Microscopy & Microtechniques

Using Scanning electron microscopy to establish the floral micromorphology of the genus Restrepia (Orchidaceae) and the potential consequences for pollination

Sep 08 2019

Author: Helen J. Millner on behalf of University of Wolverhampton

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Restrepia (Figure 1) is a small Pleurothallid genus, comprising 61 species, 44 of which have been discovered since 1970. These species are indigenous to Central and South America, where their montane forest habitats are under increasing pressure from changes in land use. Pleurothallids are the largest group of fly-pollinated orchids, their pollinators being the small Dipteran species common at the high elevations where they grow. With increasingly fragmented habitats and dwindling plant numbers the pollination systems of these obligate out-breeding genera may no longer function efficiently which may potentially lead to their extinction.
A study of the breeding system of the genus [1] showed that Restrepia exhibited a gametophytically controlled self-incompatibility (SI) breeding system in which, although self-pollination resulted in capsule set, only empty testae formed. A subsequent study [2] performed an investigation of the floral structures in the genus Restrepia, using cryo-scanning electron microscopy (Cryo-SEM) in order to formulate a pollination hypothesis for the genus and to establish any links between the breeding system and micromorphology. The advantage in using Cryo-SEM was to preserve transient surface details, such as any cellular exudates, which would be lost using older methodologies.

Materials and methods

The plants used came from the collection of H. Millner. All plants were greenhouse grown (minimum night temperature = 58°F/15°C and day length = 14 hours).
Scanning electron microscopy was carried out at the Centre for Electron Microscopy, University of Birmingham, United Kingdom. Specimens were mounted onto a Cryo Stage (Quorum PolarPrep S2000 Cryo Transfer System, Quorum Technologies, Lewes, East Sussex, UK), and were then rapidly frozen using liquid nitrogen to a temperature of -180°C and sputter coated with platinum. The Cryo Stage allows rapid freezing which results in improved sample integrity with fewer ice crystals. This produces images which are more ‘true to life’. The specimens of dorsal sepal osmophores, labellum, cirrhi and calli were examined under a FEI XL30 FEG ESEM, FEI UK Ltd, Cambridge, UK, and the images processed in Photoshop.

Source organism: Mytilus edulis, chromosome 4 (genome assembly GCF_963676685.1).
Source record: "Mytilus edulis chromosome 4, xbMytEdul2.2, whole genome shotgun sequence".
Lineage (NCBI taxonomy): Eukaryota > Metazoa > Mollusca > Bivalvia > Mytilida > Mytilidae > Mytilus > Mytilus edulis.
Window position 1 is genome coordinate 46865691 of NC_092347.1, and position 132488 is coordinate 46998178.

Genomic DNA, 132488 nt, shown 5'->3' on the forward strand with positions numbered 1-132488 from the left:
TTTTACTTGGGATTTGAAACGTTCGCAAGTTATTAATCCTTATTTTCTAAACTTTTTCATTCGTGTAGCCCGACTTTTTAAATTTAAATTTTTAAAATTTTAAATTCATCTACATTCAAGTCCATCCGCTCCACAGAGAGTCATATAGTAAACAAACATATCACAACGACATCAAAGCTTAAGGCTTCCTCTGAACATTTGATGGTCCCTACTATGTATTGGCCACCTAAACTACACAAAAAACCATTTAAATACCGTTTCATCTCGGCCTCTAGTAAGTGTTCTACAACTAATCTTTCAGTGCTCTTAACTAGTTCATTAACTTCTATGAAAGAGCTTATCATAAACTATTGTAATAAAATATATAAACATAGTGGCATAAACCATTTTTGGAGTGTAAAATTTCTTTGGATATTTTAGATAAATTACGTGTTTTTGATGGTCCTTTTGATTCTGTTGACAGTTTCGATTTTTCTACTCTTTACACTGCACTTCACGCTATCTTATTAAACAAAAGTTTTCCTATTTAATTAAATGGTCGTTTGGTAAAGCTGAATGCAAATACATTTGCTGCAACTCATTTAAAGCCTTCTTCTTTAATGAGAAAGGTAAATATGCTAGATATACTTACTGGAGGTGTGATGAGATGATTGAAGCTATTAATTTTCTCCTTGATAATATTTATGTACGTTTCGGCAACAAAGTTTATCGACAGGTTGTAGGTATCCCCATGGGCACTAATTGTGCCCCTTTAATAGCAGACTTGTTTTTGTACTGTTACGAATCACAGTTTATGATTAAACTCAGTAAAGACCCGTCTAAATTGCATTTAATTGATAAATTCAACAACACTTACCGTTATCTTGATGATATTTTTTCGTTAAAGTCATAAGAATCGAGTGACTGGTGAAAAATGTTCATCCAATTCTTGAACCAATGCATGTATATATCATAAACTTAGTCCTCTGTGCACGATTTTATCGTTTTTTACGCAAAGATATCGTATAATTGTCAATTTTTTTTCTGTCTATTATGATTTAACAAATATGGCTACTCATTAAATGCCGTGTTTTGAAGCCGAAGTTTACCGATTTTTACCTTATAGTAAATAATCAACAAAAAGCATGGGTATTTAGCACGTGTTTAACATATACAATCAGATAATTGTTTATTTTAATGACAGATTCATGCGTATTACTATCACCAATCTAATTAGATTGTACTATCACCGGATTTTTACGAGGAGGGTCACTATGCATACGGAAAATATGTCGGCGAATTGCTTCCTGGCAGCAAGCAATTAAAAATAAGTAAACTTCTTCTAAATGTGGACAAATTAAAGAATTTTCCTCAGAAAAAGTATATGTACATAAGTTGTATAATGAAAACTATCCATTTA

Pollination hypothesis. The fly (typically a small dipteran species) is attracted to the flower (Figure 1) from a distance by scent produced by the osmophores (Figures 2 and 3) and locates the flower by a combination of sight and ‘scent trails’ from the osmophores (Figure 2). After landing on the synsepal/labellum, the conical papillae present provide ‘grip’ for the fly together with tactile and olfactory cues which guide it along the labellum. The cells of the epichile (lower labellum) produce waxes and oils (Figure 4) which the fly can sense via its proboscis or other organs. The fly then progresses along the isthmus on to the hypochile (upper labellum), guided/lured by the structural optical effects of the calli. As the fly progresses along the labellum, the surface of the hypochile becomes smoother and steeper. This makes further progress more difficult, and it is at this point where the fly is positioned/trapped between the cirrhi and beneath the column (Figure 5). Pollination is then brought about by pollinia being deposited on to the stigmatic surface or pollinia from the column becoming attached to the fly. The fly is then able to leave the flower having performed its role in the pollination of the flower, although unrewarded.

Discussion 

Non-nectar rewarding myophily or fly-pollination is thought to prevent self-pollination by discouraging the return of the pollinator, which reduces the likelihood of self-pollination and promotes out-breeding [1]. However, for endangered species, such as Restrepia and other Pleurothallids, with dwindling populations the incidence of self-pollination will increase due to pollinators having fewer available flowers to visit. Populations may then be no longer be self-sustaining through seed production [1].
Restrepia were found to exhibit a gametophytically controlled SI breeding system with self-pollination which results in capsule set and the formation of empty testae, both of which represent a waste of resources and lack of reproductive success for wild plants [1]. It is vital, therefore, for them to avoid self-pollination. Their breeding systems and pollination mechanisms, of necessity, should work in tandem in order to prevent this. Through this morphological study [2] Restrepia was shown to represent a non-nectar rewarding and ‘deceptive’ orchid genus and that these mechanisms operate in conjunction with its breeding system to reduce self-pollination.

References

1. Millner H.J; McCrea A. R. and Baldwin T.C. (2015). An investigation of self-incompatibility within the genus Restrepia. American Journal of Botany, 102 (3): 487 -494.
2. Millner H.J. and Baldwin T.C. (2016). Floral micromorphology of the genus Restrepia (Orchidaceae) and potential consequences for pollination. Flora, 225:10 - 19.
3. Pridgeon, A. and Stern W.L. (1983). Ultrastructure of osmophores in Restrepia (Orchidaceae). American Journal of Botany 70(8):1233-1243.

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